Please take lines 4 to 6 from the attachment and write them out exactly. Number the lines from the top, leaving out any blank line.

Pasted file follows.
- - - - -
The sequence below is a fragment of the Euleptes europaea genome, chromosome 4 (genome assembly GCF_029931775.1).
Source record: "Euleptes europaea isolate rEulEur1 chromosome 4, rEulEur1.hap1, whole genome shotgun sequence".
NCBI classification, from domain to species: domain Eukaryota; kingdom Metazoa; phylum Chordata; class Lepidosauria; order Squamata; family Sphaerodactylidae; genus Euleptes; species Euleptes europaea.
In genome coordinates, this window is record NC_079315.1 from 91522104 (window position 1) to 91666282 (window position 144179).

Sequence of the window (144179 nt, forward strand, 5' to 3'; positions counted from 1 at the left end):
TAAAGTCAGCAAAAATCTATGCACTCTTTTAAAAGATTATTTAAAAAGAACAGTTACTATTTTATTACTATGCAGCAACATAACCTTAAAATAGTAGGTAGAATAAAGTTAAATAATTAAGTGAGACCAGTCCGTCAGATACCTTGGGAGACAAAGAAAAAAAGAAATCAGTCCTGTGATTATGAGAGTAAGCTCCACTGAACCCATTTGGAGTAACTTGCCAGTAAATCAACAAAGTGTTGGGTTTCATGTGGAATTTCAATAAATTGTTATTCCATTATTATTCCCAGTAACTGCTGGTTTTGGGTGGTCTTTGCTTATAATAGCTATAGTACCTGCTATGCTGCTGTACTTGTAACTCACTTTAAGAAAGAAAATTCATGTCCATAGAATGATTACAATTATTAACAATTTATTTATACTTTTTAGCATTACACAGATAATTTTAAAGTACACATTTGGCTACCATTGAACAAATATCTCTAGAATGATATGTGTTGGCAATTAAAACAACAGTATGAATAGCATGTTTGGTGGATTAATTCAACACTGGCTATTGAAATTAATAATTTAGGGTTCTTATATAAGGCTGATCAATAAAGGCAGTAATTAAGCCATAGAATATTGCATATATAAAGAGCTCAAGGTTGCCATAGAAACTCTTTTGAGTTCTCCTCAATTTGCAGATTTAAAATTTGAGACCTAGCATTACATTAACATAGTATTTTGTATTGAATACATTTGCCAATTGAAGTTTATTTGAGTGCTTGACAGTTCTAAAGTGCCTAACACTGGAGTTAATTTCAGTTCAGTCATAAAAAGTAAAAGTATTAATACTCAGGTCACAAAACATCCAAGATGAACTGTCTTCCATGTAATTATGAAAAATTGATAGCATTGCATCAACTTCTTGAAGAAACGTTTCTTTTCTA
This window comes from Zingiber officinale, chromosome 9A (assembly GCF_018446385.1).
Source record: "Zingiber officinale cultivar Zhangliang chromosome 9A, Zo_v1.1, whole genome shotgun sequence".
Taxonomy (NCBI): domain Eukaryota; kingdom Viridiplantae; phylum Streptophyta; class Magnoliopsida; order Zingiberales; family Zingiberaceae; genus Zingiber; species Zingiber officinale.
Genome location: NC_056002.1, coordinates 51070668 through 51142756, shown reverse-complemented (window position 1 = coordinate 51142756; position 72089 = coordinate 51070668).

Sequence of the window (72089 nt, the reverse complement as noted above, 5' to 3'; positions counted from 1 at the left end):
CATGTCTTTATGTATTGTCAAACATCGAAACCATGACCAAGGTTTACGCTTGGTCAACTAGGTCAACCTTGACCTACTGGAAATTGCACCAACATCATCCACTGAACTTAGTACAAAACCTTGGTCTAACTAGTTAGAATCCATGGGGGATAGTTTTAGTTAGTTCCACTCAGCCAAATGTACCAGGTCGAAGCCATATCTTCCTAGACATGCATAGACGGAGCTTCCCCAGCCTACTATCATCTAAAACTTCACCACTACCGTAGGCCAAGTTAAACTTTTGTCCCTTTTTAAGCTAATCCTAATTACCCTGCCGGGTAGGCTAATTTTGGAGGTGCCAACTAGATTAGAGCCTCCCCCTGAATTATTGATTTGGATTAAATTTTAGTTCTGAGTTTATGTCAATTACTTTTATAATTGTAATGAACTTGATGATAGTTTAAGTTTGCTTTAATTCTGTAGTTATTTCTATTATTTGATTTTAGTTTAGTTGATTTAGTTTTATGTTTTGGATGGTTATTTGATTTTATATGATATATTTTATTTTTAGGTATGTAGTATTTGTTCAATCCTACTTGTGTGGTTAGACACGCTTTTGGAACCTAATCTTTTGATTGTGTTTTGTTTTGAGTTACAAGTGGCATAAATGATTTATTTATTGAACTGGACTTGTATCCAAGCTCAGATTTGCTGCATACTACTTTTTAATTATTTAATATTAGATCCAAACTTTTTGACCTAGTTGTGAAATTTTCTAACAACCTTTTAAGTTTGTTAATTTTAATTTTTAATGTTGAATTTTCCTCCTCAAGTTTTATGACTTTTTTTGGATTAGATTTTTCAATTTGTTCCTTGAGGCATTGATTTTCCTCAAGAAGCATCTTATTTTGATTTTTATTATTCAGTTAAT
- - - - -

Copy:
In genome coordinates, this window is record NC_079315.1 from 91522104 (window position 1) to 91666282 (window position 144179).

Sequence of the window (144179 nt, forward strand, 5' to 3'; positions counted from 1 at the left end):
TAAAGTCAGCAAAAATCTATGCACTCTTTTAAAAGATTATTTAAAAAGAACAGTTACTATTTTATTACTATGCAGCAACATAACCTTAAAATAGTAGGTAGAATAAAGTTAAATAATTAAGTGAGACCAGTCCGTCAGATACCTTGGGAGACAAAGAAAAAAAGAAATCAGTCCTGTGATTATGAGAGTAAGCTCCACTGAACCCATTTGGAGTAACTTGCCAGTAAATCAACAAAGTGTTGGGTTTCATGTGGAATTTCAATAAATTGTTATTCCATTATTATTCCCAGTAACTGCTGGTTTTGGGTGGTCTTTGCTTATAATAGCTATAGTACCTGCTATGCTGCTGTACTTGTAACTCACTTTAAGAAAGAAAATTCATGTCCATAGAATGATTACAATTATTAACAATTTATTTATACTTTTTAGCATTACACAGATAATTTTAAAGTACACATTTGGCTACCATTGAACAAATATCTCTAGAATGATATGTGTTGGCAATTAAAACAACAGTATGAATAGCATGTTTGGTGGATTAATTCAACACTGGCTATTGAAATTAATAATTTAGGGTTCTTATATAAGGCTGATCAATAAAGGCAGTAATTAAGCCATAGAATATTGCATATATAAAGAGCTCAAGGTTGCCATAGAAACTCTTTTGAGTTCTCCTCAATTTGCAGATTTAAAATTTGAGACCTAGCATTACATTAACATAGTATTTTGTATTGAATACATTTGCCAATTGAAGTTTATTTGAGTGCTTGACAGTTCTAAAGTGCCTAACACTGGAGTTAATTTCAGTTCAGTCATAAAAAGTAAAAGTATTAATACTCAGGTCACAAAACATCCAAGATGAACTGTCTTCCATGTAATTATGAAAAATTGATAGCATTGCATCAACTTCTTGAAGAAACGTTTCTTTTCTA